• WEB-CLIENT Microsoft Internet Explorer Memory Corruption Vulnerability (CVE-2014-6327)
  • WEB MIcrosoft Internet Explorer XSS Filter Bypass Vulnerability (CVE-2014-6328)
  • WEB-CLIENT Microsoft Internet Explorer Memory Corruption Vulnerability (CVE-2014-6329)
  • WEB-CLIENT Microsoft Internet Explorer Memory Corruption Vulnerability (CVE-2014-6330)
  • FILE Microsoft Excel Invalid Pointer Remote Code Execution Vulnerability  (CVE-2014-6361)
  • WEB-CLIENT Microsoft VBScript Memory Corruption Vulnerability (CVE-2014-6363)
  • WEB-CLIENT Microsoft VBScript Memory Corruption Vulnerability (CVE-2014-6366)
  • FILE Adobe Flash Player opcode pushwith Memory Corruption Vulnerability (CVE-2014-0586)
  • FILE Adobe Flash Player opcode pushscope Memory Corruption Vulnerability (CVE-2014-0585)

Your Firebox or XTM appliance should get this new IPS signature update shortly.

Furthermore, our Reputation Enabled Defense (RED) and WebBlocker services can often prevent your users from accidentally visiting malicious (or legitimate but booby-trapped) web sites that contain these sorts of attacks. Nevertheless, we still recommend you install Microsoft’s updates to completely protect yourself from all of these flaws. — Corey Nachreiner, CISSP (@SecAdept)

 

Office Updates Include Patches for SharePoint Vulnerabilities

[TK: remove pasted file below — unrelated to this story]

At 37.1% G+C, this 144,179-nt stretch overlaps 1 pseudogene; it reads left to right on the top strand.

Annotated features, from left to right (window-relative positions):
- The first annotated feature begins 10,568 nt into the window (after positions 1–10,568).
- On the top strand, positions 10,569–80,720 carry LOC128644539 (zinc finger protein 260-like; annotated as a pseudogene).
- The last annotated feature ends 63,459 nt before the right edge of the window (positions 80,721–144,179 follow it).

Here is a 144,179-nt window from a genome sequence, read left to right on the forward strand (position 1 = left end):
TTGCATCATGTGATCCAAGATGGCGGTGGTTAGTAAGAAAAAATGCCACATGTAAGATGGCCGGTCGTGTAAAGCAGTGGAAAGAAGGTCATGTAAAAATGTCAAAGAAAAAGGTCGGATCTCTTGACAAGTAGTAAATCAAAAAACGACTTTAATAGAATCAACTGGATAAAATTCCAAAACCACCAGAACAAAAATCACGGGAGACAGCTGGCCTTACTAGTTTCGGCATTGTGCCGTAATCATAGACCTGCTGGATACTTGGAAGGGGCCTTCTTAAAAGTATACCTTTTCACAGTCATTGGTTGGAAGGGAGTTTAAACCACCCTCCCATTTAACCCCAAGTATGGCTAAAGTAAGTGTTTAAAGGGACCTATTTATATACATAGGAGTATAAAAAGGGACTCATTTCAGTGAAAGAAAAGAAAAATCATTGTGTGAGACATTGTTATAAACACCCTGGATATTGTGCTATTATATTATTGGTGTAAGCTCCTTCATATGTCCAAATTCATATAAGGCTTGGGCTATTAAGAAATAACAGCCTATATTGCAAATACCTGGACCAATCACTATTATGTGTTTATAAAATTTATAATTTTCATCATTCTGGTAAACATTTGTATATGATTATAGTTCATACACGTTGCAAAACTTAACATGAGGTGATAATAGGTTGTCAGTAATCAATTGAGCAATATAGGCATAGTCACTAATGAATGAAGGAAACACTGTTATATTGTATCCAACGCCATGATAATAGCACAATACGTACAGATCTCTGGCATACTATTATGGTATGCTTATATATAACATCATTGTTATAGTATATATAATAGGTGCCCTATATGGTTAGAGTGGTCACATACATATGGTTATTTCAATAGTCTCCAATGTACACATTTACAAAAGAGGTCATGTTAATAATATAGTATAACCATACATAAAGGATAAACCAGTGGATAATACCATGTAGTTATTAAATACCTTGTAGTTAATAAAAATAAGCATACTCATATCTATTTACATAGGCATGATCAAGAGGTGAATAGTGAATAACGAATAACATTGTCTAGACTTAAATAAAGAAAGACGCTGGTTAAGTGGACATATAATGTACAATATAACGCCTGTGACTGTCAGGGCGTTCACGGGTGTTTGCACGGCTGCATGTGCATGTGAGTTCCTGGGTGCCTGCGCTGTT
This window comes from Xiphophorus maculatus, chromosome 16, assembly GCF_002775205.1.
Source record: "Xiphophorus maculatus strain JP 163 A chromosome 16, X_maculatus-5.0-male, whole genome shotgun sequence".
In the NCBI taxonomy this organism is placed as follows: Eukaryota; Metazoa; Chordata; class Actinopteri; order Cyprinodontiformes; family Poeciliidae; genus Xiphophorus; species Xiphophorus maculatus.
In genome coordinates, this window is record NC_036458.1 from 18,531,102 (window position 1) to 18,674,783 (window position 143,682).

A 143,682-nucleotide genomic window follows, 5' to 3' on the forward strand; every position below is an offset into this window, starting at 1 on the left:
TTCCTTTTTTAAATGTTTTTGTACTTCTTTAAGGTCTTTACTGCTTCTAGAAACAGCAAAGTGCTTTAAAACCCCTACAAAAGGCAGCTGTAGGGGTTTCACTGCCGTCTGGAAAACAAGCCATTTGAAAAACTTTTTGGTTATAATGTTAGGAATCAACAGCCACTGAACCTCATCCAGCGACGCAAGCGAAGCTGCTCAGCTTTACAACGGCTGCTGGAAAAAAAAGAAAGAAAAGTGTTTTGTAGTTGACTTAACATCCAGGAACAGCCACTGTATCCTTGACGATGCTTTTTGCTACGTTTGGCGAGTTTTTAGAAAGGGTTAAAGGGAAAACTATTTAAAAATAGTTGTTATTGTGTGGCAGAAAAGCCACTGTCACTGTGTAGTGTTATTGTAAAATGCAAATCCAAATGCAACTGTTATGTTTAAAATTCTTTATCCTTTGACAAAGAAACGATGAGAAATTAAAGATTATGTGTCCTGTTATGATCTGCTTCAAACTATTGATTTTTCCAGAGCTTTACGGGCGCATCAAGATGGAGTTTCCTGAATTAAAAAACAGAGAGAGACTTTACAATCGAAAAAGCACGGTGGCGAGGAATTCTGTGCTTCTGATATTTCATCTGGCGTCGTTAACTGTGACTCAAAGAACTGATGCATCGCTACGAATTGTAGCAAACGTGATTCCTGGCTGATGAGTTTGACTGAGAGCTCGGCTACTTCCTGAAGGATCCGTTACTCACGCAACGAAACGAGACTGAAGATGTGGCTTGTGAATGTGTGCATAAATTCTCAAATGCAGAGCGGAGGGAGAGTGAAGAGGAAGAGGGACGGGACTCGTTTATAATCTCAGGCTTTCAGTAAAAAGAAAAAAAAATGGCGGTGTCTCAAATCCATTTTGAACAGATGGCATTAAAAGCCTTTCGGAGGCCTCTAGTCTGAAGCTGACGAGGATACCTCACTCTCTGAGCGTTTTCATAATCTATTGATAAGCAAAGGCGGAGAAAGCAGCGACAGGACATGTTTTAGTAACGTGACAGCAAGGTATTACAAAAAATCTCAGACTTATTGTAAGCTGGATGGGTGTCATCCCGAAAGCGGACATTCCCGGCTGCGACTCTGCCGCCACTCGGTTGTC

Severity: High

Summary:

  • These vulnerabilities affect: Microsoft Office and related products like SharePoint Server
  • How an attacker exploits them: Varies. Typically by enticing users to open or interact with maliciously crafted Office documents, or interacting with web resources
  • Impact: Many. In the worst case, an attacker can gain complete control of your Windows computer
  • What to do: Install the appropriate Microsoft patches as soon as possible, or let Windows Automatic Update do it for you

Exposure:

Today, Microsoft released three security bulletins that fix a number of vulnerabilities in Office, SharePoint, and related components. We summarize these security bulletins below, in order from highest to lowest severity.

  • MS14-022: Multiple SharePoint Vulnerabilities

SharePoint Server is Microsoft’s web and document collaboration and management platform. SharePoint, and some of its related components, suffer from both multiple remote code execution vulnerabilities and a cross-site scripting (XSS) flaw. The remote code execution flaws pose the most risk, and involve several unspecified input sanitation vulnerabilities in a number of SharePoint pages. If an authenticated attacker can upload specially crafted content to your SharePoint server, he could leverage this flaw to execute code on that server with the W3WP (w3wp.exe) service account’s privileges. Unfortunately, Microsoft’s alert doesn’t go into detail about the privileges associated with the W3WP services account. However, we’ve found that w3wp.exe often runs as a child process under svchost.exe, which runs with local SYSTEM privileges by default; potentially making this a complete system compromise. If you run SharePoint servers, you should patch this as quickly as you can.